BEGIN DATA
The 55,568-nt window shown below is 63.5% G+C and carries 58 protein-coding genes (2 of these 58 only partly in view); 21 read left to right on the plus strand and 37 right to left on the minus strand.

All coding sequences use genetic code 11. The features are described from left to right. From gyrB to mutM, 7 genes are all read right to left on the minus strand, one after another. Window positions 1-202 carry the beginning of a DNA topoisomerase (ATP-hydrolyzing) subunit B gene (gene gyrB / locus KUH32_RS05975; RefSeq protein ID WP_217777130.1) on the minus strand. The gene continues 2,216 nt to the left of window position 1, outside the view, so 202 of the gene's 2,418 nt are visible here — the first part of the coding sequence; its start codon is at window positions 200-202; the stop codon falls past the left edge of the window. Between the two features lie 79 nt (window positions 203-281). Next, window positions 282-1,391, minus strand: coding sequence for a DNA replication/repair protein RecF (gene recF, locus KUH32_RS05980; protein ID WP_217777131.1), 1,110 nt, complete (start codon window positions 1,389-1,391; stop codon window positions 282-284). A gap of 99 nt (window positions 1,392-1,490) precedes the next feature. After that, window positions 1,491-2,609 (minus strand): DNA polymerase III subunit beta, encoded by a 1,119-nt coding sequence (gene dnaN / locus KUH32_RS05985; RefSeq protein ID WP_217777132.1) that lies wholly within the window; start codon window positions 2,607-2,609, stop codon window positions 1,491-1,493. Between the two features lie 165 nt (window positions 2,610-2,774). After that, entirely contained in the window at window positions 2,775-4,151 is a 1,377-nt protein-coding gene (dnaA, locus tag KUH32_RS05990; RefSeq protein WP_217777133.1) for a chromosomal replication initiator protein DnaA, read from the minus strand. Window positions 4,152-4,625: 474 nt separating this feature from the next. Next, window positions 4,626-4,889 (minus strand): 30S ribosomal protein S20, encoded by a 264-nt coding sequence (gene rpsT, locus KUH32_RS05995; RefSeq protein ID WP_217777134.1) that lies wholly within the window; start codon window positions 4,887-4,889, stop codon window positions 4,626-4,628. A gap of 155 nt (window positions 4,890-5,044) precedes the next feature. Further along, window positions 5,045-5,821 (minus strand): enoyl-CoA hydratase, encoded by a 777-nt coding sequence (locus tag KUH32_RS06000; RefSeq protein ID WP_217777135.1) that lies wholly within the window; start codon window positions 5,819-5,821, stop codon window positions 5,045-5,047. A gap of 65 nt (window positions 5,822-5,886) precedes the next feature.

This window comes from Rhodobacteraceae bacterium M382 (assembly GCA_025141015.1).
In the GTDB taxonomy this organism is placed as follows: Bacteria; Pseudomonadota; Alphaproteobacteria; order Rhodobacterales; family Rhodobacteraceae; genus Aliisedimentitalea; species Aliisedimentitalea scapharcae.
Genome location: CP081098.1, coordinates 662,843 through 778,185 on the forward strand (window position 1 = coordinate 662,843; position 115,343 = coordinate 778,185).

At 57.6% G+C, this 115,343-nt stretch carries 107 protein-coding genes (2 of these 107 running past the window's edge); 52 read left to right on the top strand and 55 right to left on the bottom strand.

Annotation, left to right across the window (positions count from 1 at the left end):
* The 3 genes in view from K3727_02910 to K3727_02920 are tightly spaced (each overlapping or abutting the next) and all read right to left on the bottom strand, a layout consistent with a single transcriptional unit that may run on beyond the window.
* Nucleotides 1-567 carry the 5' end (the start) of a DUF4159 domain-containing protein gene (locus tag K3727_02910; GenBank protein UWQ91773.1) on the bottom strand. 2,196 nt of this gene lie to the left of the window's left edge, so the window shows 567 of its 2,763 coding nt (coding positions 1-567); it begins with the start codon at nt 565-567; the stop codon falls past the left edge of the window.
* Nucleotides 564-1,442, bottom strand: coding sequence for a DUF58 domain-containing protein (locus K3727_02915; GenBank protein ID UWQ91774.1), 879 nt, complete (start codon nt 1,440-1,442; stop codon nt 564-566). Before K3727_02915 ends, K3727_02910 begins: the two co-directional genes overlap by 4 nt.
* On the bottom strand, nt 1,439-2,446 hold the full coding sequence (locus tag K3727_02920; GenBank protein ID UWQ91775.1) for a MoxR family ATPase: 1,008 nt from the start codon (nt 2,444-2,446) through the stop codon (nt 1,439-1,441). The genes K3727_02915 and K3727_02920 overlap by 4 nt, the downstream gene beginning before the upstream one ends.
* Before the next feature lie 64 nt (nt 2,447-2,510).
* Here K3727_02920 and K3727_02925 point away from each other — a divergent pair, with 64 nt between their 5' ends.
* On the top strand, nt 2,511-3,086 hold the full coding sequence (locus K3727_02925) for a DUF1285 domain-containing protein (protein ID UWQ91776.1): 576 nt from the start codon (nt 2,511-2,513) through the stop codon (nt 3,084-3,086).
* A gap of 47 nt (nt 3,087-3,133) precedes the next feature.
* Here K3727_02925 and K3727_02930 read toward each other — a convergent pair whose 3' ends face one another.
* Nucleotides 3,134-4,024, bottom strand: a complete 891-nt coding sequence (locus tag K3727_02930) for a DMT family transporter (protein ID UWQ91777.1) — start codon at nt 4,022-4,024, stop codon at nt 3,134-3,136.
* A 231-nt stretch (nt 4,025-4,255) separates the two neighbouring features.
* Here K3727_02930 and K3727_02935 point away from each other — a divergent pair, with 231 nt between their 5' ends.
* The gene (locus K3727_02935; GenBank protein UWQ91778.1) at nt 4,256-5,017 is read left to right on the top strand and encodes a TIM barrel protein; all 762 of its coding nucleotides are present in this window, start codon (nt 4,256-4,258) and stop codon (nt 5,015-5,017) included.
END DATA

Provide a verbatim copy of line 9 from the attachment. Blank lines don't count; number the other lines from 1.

* Nucleotides 1-567 carry the 5' end (the start) of a DUF4159 domain-containing protein gene (locus tag K3727_02910; GenBank protein UWQ91773.1) on the bottom strand. 2,196 nt of this gene lie to the left of the window's left edge, so the window shows 567 of its 2,763 coding nt (coding positions 1-567); it begins with the start codon at nt 565-567; the stop codon falls past the left edge of the window.